Let Readers Know About Your Product

You have to assume that readers do not know there is a software product behind your content. It’s likely that they have 10 tabs open, Twitter notifications coming in and a meeting that starts in five minutes. Make it abundantly clear that they are on a SaaS product site, not just a blog. To do this:

  • Consider using a conversational messaging tool like Drift or Intercom to ask questions of readers while they are on your site. (Example: “Is there something about [topic] that we can help you with?”)
  • Keep your blog in a sub-folder, not a sub-domain and definitely not on Medium. You want your main site navigation menu on all blog pages. The ideal URL is saasinc.com/blog, not blog.saasinc.com.
  • Use author bios to let people know who they are hearing from. A post from “Jessica, head of marketing at SaaS Inc.” inspires more confidence than “Tom, freelance writer.”
  • Use product language in the header, footer and sidebar. Don’t be shy about offering free trials, showing testimonials or using social proof to show that people love the product.
  • Use contextual calls to action. If a post is about push notifications, use a CTA about push notifications.

Capture Email Addresses

99% of readers won’t be ready to buy now, but many will need your product in the future. This creates an attribution problem that makes measuring content difficult, but it also means it’s vitally important to capture email addresses. You need to establish an ongoing relationship so that if and when the times comes to buy, every reader knows where to go.

  • Offer a course instead of a newsletter. People know that newsletters are eternal and that’s a big commitment. Courses have a clear start and end, which makes it easier for people to opt in. Once it’s over, you can transition them to an infrequent newsletter.
  • Or just send a newsletter. Courses are an easier entry point for new readers, but good old-fashioned newsletter can still work too. Just make sure you let them know the frequency of emails they can expect ahead of time.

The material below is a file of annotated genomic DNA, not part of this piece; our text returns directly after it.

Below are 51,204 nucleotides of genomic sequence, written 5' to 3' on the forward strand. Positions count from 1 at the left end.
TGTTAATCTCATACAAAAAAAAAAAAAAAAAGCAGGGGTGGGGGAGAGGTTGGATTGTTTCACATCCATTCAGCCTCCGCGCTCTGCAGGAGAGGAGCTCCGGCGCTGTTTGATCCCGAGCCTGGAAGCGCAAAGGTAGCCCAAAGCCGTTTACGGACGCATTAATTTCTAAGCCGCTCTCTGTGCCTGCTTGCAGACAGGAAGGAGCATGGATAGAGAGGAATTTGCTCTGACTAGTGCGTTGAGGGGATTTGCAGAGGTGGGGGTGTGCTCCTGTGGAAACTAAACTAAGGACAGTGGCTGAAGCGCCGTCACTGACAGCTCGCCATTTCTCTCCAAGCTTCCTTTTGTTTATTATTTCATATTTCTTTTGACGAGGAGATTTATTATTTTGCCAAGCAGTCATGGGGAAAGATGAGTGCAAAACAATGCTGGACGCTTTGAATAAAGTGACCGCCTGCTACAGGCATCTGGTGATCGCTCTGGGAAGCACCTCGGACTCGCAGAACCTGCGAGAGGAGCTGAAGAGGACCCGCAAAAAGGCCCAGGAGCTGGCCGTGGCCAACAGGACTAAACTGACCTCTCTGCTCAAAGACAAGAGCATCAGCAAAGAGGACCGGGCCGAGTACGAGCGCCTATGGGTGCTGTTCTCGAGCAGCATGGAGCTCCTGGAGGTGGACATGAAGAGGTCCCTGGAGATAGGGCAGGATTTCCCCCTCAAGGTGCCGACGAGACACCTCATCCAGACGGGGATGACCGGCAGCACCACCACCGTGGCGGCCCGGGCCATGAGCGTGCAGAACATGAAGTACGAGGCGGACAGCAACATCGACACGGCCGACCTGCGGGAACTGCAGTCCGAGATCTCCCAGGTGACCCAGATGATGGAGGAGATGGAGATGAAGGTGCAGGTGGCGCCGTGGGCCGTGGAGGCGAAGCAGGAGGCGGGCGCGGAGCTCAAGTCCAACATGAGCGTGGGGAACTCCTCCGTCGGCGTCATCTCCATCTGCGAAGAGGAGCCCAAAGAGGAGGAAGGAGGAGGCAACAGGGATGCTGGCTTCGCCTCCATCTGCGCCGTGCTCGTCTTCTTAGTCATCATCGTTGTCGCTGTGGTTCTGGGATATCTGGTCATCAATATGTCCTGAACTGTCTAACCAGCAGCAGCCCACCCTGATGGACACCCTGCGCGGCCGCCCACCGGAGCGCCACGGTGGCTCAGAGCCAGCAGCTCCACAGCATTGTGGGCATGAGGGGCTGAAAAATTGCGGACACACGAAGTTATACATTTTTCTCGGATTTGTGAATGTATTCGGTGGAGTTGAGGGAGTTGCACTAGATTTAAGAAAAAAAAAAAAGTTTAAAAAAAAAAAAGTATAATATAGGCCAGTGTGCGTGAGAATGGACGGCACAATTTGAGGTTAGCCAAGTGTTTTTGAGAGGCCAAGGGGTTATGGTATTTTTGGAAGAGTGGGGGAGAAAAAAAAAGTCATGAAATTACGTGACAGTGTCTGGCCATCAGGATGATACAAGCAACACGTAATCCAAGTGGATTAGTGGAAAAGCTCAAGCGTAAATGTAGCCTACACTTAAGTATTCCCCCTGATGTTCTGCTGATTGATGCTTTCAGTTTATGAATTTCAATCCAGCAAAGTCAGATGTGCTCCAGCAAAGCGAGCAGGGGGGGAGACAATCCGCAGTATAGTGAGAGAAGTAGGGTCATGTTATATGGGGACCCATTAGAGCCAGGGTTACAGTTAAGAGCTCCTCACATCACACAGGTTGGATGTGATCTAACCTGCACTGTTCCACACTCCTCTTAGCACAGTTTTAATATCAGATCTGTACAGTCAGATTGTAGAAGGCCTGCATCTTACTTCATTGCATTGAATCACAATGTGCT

• Use content upgrades for contextual calls to action. Whitepapers, ebooks, case studies—these are great ways to market to readers interested in specific topics. Use them within articles on relevant topics.

Follow Up with Everyone

If you have a sales team, make sure there is a process in place to hand off email addresses. If you don’t, make sure you have good drip campaigns in place to nurture leads. Following up on every single lead is no longer a huge challenge thanks to behavioral email and marketing automation. Put these tools in place and don’t let anyone slip through the cracks.

Agree on Attribution

Measuring content marketing is hard and often a point of contention among stakeholders. Revenue growth from content is a lagging indicator of success since almost no readers will be ready to buy immediately. There isn’t a perfect way to attribute content to revenue, but here are a few things to think about:

  • Capturing email addresses makes it way easier to track a user’s path from reader to customer.
  • Running a site in a sub-folder as opposed to subdomain makes it easier to attribute signups in Google Analytics.
  • Don’t try to make a 1:1 connection between reading a single post and signing up. Shoot for something more holistic, like tracking all behavior in the 90 days leading to the signup.

Scrambling to prove the blog is working is something you want to avoid (and it happens all the time). Agree on the metrics you will measure ahead of time.

Resources:

6. Content Marketing Strategy Tools

With your content marketing strategy in place, you’re going to need tools make it all run smoothly. There are plenty of great options out there, but here are a few of our favorite content marketing tools.

SEO + Research

  • Ahrefs – An excellent tool for tracking links and doing keyword research.
  • Moz – Track your rankings for target keywords.
  • KeywordTool.io – Get tons of keyword ideas.
  • AnswerthePublic.com – Get keyword ideas in the form of questions.
  • Buzzsumo – Research successful posts with search and social metrics.
  • Clearbit – Add data to your existing email list for better segmentation.

Content Creation + Hosting